Debt Problems Are The Same In Indiana As They Are In Ireland

Patrick Bryan, a debt adviser friend of mine from Northern Ireland, and I were chatting recently about the universal nature of debt problems in the world. It became apparent that while we are all told that we live in an interconnected global economy it seems that the consumers of each country continue to suffer in silence when it comes to debt problems.

I asked Patrick to share a recent case with us so that you can see what life is like many time zones away in Northern Ireland.

It has been a bit of a depressing week in my efforts to give debt advice to people here in the province.

On Monday I spoke with David (name changed) from Belfast who has recently been in court as his second mortgage lender was trying to repossess his house for non-payment. He also had a fairly hefty balance on his credit cards and isn’t paying them either. His house is on the market, he has reduced the price once already and is unwilling to reduce it again, although there has been no viewers since it went up for sale. The property market is extremely stagnant in N.Ireland and a house has to represent a significant ‘bargain’ to attract a buyer.

“I have been made redundant twice” said David “and both times it took me a while to find work again, which meant that we had to borrow to keep up with our living expenses. We have two sons in college and that is expensive, plus we have all the usual things like a mortgage, car payments and all the other bills a regular family have.”

The family took out a second mortgage a couple of years ago to consolidate the debts accrued from David’s first period of redundancy, and ironically it this lender which has been the least accommodating about their financial situation and recently took them to court.

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David was clearly at the end of his tether during our conversation this week, “I just can’t see a way through this, I realise we willingly borrowed the money and feel morally bound to pay it back but we just can’t go on robbing Peter to pay Paul. We are getting demands for payment from all sides at present and I just don’t know which way to turn – every time I plug a hole in on part of the dam another bigger leak springs out somewhere else.”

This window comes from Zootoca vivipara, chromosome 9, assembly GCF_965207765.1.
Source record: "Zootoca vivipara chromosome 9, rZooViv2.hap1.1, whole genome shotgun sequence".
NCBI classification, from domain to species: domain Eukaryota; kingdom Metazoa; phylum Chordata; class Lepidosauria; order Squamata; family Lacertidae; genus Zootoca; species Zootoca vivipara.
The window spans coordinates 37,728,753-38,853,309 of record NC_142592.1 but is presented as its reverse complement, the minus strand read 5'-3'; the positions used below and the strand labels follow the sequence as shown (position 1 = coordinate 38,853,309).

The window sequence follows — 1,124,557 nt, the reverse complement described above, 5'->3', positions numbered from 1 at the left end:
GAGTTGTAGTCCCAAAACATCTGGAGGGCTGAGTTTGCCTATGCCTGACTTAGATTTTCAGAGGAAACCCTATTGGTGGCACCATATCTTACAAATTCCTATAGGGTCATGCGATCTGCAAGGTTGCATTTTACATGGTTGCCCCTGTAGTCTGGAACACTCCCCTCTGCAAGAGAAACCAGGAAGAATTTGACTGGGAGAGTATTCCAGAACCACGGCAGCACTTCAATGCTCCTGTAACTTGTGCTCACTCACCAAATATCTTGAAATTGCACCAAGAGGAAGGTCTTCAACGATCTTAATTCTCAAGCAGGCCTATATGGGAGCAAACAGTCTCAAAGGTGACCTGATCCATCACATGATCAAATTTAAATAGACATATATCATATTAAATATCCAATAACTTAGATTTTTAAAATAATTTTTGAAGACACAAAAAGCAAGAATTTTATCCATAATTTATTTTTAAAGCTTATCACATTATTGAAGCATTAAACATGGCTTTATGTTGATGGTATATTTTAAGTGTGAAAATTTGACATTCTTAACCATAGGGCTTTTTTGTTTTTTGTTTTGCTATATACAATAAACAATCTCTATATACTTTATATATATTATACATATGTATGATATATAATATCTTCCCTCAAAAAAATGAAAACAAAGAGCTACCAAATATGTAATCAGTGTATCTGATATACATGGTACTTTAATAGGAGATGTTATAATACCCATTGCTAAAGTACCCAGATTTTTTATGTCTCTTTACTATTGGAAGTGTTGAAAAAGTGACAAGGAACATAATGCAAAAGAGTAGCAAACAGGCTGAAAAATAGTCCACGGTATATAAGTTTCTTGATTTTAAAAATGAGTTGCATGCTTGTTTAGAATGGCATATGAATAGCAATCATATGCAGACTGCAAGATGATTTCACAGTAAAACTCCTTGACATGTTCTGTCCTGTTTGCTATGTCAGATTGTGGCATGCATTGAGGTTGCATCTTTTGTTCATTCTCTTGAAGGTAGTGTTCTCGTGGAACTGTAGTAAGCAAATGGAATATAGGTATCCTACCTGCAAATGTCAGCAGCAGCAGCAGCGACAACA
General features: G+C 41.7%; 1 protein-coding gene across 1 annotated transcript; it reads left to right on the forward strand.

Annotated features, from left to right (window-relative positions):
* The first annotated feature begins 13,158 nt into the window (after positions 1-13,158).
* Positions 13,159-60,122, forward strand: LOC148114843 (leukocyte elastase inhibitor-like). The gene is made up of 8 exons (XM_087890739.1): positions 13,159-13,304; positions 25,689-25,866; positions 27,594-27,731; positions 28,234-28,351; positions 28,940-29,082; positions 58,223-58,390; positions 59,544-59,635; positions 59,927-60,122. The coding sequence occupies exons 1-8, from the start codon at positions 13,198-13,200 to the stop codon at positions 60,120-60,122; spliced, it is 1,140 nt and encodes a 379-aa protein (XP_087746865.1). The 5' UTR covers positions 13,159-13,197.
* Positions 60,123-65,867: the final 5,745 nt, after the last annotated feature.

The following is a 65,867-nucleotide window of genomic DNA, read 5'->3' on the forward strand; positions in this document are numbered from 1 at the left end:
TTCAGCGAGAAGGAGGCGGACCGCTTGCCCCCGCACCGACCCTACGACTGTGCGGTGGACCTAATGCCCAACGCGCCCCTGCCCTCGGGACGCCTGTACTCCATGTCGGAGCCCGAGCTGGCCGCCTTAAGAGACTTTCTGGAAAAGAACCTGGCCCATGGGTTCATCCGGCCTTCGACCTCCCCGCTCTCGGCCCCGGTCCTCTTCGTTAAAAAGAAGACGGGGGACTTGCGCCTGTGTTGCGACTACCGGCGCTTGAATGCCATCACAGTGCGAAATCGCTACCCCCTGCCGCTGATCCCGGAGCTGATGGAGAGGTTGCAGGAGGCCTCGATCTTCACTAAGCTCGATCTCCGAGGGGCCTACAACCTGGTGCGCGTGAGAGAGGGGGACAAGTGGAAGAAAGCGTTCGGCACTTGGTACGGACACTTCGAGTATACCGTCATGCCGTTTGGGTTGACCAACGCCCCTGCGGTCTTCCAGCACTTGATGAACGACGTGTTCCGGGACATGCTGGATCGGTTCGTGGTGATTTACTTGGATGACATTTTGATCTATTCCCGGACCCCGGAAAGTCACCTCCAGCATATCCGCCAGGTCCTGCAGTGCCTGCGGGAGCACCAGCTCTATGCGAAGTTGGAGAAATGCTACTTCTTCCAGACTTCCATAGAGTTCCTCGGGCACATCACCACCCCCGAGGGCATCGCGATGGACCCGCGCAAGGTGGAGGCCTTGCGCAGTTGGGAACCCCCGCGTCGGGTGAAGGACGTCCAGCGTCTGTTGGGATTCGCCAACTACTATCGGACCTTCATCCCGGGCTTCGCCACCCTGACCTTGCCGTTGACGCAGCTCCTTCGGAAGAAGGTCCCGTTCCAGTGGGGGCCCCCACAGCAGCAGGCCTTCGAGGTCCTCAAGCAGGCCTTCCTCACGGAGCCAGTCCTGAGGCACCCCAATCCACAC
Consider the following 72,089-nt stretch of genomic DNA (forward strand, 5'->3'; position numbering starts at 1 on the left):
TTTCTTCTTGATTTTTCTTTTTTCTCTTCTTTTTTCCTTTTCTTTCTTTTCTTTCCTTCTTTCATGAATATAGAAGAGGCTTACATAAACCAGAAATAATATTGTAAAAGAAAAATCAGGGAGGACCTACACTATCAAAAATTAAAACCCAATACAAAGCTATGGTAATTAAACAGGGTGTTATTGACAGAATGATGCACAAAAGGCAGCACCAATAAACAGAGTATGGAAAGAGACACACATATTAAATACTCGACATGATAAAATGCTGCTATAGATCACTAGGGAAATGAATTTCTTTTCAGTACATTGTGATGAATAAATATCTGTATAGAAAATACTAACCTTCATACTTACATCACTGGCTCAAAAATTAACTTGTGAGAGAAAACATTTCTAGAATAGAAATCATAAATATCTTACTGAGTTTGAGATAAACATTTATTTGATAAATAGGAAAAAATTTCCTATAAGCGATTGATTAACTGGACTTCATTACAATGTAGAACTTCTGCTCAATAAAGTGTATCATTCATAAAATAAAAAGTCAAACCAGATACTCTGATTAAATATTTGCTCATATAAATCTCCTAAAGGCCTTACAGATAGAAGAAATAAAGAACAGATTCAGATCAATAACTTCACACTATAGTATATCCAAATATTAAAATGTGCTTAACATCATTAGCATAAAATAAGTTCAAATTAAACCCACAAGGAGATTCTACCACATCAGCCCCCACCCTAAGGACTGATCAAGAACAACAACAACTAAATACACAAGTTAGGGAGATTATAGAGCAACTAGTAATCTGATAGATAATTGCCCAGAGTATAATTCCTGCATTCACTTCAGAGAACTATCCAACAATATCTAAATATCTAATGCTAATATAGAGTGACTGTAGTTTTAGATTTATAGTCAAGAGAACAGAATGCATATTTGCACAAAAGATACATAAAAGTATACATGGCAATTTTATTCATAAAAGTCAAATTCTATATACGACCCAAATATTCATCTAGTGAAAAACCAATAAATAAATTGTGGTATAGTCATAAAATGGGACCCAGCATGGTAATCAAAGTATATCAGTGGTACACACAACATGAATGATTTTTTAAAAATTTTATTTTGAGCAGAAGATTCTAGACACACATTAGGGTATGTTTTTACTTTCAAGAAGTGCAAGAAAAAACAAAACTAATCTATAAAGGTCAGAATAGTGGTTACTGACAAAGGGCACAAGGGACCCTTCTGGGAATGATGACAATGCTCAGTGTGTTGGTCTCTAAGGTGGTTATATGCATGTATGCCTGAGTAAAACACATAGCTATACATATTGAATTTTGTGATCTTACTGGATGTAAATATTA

Unfortunately for David I was unable to help him with his debts because his monthly expenditure considerably exceeds his income, and that is before he makes any payments to his unsecured creditors. He is (just about) maintaining an arrangement to repay his mortgage and reduce his arrears balance but as a consequence his credit card borrowings are increasing substantially each month, and he is failing to make his minimum payments on these.

My advice was that he should reduce the price on his house further and get it sold as soon as possible. It is my belief that his unsecured creditors will very soon default his credit cards, cutting off his ability to top up his income each month. Once that happens he will then start to miss his repayment schedule on his mortgage arrears and other priority debts, he will end up back in court and a possession order will be granted, and he and his family will be out on the street.

I felt really bad having to give this advice but unfortunately sometimes the people I speak to are too far down the debt path to save their homes from being sold. In this case it is better for the property to be sold under David’s control rather than being repossessed by the lender and sold at auction.

For David if he can get his house sold now and clear his debts with his equity then he can still afford to rent a home, and a huge millstone will be taken from around his neck. It might not seem like it at present, but hanging on to his house and getting himself into serious debt as a consequence is not working for David and is putting himself and his family under massive stress, more stress than they would experience from selling at a reduced price and moving into rented accommodation.

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I wish you well David and my thoughts are with you and your family as you go through this difficult time.


If you’d like to learn more about debt problems in Northern Ireland, visit Patrick’s site.

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Steve Rhode is the Get Out of Debt Guy and has been helping good people with bad debt problems since 1994. You can learn more about Steve, here.
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